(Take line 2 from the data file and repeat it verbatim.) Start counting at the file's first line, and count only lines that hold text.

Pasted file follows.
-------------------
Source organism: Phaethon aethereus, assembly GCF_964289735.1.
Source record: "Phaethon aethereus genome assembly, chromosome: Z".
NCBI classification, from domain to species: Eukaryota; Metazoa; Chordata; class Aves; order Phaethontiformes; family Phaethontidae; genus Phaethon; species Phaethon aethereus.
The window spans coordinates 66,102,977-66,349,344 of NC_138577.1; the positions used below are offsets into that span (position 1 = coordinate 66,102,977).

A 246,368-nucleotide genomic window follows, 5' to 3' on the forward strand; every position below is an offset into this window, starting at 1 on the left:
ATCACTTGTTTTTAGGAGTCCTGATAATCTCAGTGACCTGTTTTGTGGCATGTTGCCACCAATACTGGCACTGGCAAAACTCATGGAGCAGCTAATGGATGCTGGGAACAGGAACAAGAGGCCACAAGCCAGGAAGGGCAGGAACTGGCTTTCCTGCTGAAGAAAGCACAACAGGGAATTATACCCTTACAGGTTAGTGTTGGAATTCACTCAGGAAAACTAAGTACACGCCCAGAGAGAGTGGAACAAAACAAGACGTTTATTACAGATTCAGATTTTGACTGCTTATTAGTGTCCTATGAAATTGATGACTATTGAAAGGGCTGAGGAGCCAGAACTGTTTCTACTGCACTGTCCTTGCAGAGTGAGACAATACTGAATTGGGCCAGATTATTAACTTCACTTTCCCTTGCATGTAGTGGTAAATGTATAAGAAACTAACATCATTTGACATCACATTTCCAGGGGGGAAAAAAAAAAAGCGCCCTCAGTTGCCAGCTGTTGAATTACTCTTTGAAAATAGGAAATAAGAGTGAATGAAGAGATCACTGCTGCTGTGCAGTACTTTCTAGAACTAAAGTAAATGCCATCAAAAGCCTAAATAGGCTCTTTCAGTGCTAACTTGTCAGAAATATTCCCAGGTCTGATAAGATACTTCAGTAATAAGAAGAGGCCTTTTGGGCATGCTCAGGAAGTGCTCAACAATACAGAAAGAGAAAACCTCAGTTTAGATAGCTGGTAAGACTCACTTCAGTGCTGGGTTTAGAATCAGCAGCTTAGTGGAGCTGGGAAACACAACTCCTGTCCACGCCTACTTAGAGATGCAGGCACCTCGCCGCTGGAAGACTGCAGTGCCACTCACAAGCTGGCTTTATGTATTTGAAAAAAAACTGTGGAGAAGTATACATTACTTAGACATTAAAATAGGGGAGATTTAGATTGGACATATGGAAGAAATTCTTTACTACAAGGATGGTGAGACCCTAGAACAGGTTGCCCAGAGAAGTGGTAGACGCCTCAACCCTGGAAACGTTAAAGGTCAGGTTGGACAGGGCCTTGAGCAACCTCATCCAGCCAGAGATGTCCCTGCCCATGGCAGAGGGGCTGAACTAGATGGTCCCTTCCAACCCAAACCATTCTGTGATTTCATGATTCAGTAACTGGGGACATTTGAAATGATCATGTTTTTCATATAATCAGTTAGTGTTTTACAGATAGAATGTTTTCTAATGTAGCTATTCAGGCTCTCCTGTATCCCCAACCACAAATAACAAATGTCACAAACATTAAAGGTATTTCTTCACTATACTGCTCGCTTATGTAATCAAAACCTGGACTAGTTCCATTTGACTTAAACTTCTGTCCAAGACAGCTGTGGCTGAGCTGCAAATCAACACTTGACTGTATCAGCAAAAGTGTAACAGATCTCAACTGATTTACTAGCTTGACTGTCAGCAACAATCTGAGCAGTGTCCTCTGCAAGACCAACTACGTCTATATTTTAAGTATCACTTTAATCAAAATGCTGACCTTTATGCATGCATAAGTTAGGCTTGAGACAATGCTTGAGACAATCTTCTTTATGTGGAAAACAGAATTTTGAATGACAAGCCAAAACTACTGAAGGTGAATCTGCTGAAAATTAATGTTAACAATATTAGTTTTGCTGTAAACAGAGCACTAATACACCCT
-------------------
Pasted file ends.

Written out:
Source record: "Phaethon aethereus genome assembly, chromosome: Z".